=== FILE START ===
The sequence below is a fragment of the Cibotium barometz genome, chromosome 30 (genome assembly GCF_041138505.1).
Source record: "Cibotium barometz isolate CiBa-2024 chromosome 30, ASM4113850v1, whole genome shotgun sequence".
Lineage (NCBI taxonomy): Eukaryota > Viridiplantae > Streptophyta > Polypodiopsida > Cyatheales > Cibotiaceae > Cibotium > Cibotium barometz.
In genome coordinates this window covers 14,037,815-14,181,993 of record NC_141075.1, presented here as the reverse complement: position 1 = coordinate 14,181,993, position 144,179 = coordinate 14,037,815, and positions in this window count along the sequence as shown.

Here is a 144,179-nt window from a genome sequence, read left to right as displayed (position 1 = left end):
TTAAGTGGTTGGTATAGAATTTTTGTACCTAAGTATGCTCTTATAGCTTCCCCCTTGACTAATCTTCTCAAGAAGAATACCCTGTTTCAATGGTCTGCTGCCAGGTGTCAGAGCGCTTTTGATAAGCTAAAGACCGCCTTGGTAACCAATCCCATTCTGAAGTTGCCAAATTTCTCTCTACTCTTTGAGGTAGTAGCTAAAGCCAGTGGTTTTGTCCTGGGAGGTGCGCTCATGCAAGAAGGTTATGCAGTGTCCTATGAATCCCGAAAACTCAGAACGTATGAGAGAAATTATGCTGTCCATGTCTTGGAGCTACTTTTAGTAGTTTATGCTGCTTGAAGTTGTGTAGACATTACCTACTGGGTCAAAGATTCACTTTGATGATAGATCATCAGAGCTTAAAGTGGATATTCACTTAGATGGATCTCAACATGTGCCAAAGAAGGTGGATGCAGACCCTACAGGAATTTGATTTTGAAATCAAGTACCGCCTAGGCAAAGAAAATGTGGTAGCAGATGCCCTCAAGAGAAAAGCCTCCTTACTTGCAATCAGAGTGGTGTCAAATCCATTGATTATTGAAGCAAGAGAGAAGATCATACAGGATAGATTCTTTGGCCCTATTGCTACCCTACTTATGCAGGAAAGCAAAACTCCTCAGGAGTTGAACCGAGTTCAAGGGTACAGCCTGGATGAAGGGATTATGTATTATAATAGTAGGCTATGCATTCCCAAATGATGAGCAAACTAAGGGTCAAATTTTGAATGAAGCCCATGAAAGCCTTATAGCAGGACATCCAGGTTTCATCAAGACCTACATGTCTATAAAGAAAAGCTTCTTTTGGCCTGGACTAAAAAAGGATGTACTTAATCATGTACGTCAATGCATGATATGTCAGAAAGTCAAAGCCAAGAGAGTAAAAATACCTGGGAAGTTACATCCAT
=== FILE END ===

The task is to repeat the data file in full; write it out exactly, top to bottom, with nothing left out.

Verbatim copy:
The sequence below is a fragment of the Cibotium barometz genome, chromosome 30 (genome assembly GCF_041138505.1).
Source record: "Cibotium barometz isolate CiBa-2024 chromosome 30, ASM4113850v1, whole genome shotgun sequence".
Lineage (NCBI taxonomy): Eukaryota > Viridiplantae > Streptophyta > Polypodiopsida > Cyatheales > Cibotiaceae > Cibotium > Cibotium barometz.
In genome coordinates this window covers 14,037,815-14,181,993 of record NC_141075.1, presented here as the reverse complement: position 1 = coordinate 14,181,993, position 144,179 = coordinate 14,037,815, and positions in this window count along the sequence as shown.

Here is a 144,179-nt window from a genome sequence, read left to right as displayed (position 1 = left end):
TTAAGTGGTTGGTATAGAATTTTTGTACCTAAGTATGCTCTTATAGCTTCCCCCTTGACTAATCTTCTCAAGAAGAATACCCTGTTTCAATGGTCTGCTGCCAGGTGTCAGAGCGCTTTTGATAAGCTAAAGACCGCCTTGGTAACCAATCCCATTCTGAAGTTGCCAAATTTCTCTCTACTCTTTGAGGTAGTAGCTAAAGCCAGTGGTTTTGTCCTGGGAGGTGCGCTCATGCAAGAAGGTTATGCAGTGTCCTATGAATCCCGAAAACTCAGAACGTATGAGAGAAATTATGCTGTCCATGTCTTGGAGCTACTTTTAGTAGTTTATGCTGCTTGAAGTTGTGTAGACATTACCTACTGGGTCAAAGATTCACTTTGATGATAGATCATCAGAGCTTAAAGTGGATATTCACTTAGATGGATCTCAACATGTGCCAAAGAAGGTGGATGCAGACCCTACAGGAATTTGATTTTGAAATCAAGTACCGCCTAGGCAAAGAAAATGTGGTAGCAGATGCCCTCAAGAGAAAAGCCTCCTTACTTGCAATCAGAGTGGTGTCAAATCCATTGATTATTGAAGCAAGAGAGAAGATCATACAGGATAGATTCTTTGGCCCTATTGCTACCCTACTTATGCAGGAAAGCAAAACTCCTCAGGAGTTGAACCGAGTTCAAGGGTACAGCCTGGATGAAGGGATTATGTATTATAATAGTAGGCTATGCATTCCCAAATGATGAGCAAACTAAGGGTCAAATTTTGAATGAAGCCCATGAAAGCCTTATAGCAGGACATCCAGGTTTCATCAAGACCTACATGTCTATAAAGAAAAGCTTCTTTTGGCCTGGACTAAAAAAGGATGTACTTAATCATGTACGTCAATGCATGATATGTCAGAAAGTCAAAGCCAAGAGAGTAAAAATACCTGGGAAGTTACATCCAT